“Semi-Nude” (1926) is one of Dix’s unsettling variations on the effect of postwar deprivation on the socially marginal, particularly women of the red light district. Another beautifully rendered but haunting portrait presents a blowzy hermaphroditic figure; a powdered male head sets on a shambling female form. Misery can be painted over with lipstick and cosmetics, but it asserts itself bodily. Dix’s nudes, like his war cripples, embody their own Gethsemane.

Grosz, the indignant Communist dandy, rises to Northern Renaissance heights in his luminous panel “Portrait of Johann Edwin Wolfensberger” (1929), a Zürich lithographer. Schad’s “Two Girls” (1928), at once elegant and corrosive, features two women, half undressed, masturbating mechanically in the same bed but without seeming to notice each other. One sports a red rose, a mocking symbol of passion where passion has fled the scene.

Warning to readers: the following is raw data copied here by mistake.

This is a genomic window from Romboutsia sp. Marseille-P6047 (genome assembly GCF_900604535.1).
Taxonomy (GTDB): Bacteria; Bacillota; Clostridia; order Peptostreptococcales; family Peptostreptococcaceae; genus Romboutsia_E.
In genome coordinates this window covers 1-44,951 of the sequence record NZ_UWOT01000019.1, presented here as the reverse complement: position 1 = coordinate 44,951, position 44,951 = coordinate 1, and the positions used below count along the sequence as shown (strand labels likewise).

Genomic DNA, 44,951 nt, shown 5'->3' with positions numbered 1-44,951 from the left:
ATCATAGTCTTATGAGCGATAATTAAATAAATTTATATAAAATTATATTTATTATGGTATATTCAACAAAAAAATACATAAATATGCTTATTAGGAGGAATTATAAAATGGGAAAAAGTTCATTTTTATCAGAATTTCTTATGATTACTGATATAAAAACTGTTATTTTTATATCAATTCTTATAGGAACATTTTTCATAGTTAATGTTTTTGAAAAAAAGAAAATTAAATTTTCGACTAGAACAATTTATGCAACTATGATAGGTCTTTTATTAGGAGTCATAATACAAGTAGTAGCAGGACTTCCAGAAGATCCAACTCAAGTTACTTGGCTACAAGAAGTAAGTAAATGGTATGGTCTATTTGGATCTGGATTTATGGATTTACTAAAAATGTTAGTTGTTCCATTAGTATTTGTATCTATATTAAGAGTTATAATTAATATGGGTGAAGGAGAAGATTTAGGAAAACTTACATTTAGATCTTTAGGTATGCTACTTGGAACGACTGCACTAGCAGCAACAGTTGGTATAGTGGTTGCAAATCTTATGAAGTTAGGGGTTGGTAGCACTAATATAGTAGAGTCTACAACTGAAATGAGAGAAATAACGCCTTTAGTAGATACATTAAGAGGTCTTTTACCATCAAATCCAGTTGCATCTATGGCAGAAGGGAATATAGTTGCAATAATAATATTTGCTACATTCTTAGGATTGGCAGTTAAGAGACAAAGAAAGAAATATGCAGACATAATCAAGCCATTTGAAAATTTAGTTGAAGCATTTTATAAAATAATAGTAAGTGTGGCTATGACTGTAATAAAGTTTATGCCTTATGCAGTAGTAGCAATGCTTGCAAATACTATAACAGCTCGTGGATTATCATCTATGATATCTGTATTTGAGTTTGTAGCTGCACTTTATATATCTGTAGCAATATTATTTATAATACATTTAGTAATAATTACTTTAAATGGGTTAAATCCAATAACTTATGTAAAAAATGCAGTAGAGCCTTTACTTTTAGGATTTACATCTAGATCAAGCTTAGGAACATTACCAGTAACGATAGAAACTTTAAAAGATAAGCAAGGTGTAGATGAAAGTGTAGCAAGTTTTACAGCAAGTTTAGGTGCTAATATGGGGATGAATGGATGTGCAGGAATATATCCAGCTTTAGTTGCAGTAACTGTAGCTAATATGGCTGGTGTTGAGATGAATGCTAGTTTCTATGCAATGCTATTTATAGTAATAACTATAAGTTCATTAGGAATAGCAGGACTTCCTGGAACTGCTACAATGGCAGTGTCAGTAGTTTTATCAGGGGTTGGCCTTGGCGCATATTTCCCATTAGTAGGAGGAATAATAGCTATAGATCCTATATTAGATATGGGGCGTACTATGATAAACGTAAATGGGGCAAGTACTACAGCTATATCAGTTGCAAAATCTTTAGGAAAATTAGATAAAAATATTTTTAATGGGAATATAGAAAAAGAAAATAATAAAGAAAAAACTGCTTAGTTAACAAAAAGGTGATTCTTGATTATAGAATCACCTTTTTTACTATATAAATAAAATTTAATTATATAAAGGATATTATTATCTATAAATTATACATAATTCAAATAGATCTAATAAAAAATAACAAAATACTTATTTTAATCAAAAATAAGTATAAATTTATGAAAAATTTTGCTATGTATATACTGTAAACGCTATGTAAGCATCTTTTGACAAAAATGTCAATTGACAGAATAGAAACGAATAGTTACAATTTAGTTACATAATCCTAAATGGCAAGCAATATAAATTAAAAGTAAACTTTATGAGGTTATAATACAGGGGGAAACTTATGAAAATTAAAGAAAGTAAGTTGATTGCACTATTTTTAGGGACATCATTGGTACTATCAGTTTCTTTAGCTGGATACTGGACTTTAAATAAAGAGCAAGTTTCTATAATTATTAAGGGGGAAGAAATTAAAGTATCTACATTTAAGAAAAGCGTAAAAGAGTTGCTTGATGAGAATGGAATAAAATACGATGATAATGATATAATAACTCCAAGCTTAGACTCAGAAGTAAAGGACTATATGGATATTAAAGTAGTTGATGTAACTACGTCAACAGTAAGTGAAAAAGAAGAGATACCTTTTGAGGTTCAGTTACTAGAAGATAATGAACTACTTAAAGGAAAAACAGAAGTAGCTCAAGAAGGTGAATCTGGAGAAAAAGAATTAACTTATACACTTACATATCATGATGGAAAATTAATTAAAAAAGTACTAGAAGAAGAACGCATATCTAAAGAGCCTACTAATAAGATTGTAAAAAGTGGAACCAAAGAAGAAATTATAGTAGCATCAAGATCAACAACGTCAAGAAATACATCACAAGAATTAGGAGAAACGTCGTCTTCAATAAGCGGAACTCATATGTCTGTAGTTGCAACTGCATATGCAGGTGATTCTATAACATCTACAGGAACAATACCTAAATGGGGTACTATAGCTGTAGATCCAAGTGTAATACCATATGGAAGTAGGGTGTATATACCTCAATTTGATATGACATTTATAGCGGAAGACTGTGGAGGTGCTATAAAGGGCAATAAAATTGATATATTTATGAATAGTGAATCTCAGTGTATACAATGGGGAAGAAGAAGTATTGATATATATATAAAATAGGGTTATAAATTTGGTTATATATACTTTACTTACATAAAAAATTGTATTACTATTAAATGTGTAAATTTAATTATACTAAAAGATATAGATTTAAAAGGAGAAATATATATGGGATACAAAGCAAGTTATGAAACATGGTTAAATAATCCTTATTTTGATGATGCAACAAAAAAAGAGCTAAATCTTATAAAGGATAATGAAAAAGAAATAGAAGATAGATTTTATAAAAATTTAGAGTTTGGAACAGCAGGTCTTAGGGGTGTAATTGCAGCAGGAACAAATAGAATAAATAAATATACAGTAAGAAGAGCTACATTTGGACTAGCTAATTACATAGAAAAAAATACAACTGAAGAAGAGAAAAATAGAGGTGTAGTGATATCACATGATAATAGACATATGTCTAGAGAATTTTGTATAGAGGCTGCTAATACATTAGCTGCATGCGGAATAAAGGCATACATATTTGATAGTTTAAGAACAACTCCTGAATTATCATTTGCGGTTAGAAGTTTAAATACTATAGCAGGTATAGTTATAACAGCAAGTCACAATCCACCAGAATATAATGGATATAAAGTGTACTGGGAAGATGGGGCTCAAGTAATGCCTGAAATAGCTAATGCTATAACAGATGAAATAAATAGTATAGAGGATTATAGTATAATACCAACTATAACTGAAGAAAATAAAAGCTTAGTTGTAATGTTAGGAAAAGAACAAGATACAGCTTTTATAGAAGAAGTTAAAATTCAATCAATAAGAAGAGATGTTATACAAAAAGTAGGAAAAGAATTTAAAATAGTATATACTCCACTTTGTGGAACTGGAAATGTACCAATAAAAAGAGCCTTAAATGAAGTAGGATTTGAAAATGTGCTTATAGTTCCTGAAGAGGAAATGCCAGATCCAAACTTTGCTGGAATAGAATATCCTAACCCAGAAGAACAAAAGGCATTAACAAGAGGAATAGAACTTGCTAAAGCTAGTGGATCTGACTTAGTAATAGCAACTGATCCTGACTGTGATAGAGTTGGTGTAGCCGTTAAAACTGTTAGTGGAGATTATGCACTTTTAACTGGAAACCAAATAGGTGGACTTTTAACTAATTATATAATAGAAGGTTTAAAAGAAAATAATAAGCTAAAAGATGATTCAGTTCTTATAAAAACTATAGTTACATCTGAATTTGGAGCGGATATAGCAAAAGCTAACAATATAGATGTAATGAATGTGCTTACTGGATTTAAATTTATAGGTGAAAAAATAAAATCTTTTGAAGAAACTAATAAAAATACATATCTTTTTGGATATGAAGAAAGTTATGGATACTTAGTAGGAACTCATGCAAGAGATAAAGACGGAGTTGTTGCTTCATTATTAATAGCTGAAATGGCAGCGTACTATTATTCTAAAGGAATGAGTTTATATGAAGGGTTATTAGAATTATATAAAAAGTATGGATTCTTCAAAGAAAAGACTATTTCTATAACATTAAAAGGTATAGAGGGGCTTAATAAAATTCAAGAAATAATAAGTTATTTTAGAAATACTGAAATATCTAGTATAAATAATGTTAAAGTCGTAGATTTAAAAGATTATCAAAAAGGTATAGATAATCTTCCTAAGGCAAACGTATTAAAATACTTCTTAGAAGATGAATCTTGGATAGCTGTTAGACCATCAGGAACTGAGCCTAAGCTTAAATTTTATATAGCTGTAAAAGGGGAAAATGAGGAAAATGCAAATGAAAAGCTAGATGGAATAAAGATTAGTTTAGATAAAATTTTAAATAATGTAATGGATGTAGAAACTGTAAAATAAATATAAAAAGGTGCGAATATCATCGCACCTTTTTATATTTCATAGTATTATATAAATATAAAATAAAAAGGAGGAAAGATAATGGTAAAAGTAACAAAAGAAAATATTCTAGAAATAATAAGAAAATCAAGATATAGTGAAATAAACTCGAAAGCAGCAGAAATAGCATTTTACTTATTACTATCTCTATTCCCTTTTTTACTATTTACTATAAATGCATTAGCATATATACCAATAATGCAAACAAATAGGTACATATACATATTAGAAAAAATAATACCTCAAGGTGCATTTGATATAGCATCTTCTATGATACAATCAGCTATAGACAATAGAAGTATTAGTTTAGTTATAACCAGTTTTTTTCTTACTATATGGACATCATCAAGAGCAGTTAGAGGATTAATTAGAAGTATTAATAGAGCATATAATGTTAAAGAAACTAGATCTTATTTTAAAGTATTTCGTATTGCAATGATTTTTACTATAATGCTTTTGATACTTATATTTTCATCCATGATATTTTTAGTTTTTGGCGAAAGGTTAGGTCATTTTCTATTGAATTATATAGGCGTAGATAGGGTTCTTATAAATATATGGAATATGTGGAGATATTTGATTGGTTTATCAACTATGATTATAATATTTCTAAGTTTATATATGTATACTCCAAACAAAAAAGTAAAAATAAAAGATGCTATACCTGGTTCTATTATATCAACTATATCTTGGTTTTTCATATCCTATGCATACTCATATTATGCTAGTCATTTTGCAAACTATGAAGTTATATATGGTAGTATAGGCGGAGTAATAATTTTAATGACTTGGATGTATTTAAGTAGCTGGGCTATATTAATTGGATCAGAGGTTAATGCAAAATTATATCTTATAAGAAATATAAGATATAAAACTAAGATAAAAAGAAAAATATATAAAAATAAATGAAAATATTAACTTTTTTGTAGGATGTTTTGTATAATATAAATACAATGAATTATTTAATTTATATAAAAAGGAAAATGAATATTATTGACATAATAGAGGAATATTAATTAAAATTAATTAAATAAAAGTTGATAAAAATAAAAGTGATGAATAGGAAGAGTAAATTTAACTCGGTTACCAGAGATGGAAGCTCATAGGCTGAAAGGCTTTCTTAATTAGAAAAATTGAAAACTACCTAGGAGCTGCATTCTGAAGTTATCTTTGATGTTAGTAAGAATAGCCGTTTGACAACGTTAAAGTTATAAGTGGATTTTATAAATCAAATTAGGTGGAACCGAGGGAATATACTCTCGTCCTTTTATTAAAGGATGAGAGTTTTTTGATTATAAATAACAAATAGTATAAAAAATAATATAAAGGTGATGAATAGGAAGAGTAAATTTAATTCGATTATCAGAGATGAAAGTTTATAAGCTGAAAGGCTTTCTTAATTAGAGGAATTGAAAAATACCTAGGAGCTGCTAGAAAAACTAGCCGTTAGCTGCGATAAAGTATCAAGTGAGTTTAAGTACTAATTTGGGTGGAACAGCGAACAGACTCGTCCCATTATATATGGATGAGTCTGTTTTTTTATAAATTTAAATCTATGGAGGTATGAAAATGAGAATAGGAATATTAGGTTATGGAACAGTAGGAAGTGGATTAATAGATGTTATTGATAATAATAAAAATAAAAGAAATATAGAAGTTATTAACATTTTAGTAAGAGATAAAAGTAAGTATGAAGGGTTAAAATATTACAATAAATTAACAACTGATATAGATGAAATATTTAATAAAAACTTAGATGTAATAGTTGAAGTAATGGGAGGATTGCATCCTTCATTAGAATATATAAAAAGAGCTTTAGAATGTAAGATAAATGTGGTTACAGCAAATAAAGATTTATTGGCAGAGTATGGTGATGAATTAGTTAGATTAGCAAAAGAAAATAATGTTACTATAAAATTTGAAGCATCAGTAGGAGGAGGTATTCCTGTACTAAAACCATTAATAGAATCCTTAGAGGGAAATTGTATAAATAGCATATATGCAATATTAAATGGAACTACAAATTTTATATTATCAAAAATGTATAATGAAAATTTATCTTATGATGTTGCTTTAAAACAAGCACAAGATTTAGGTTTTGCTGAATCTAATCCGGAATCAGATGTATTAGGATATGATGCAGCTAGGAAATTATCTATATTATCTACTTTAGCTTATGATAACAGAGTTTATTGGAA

Wilhelm Lehmbruck’s pensive, fragmented self-portrait, cast in stone the year before he committed suicide, broods over the ensemble.

A welter of influences informed the art of the Deutsches Reich, from 1919 to 1933. No general museum compilation can sift through the turbulence of the years under review to provide entry into how such a rich, refined artistic milieu could have ended in a gutter regime. The unintended consequence of this exhibition is a heightened wakefulness to the reality that culture is much more than the production of art.


“Max Beckmann: Self-Portrait with Horn” at the Neue Galerie (1048 Fifth Avenue at 86th St., 212-628-6200).

This review appeared first in The New York Sun, July 24, 2008.

Copyright 2008, Maureen Mullarkey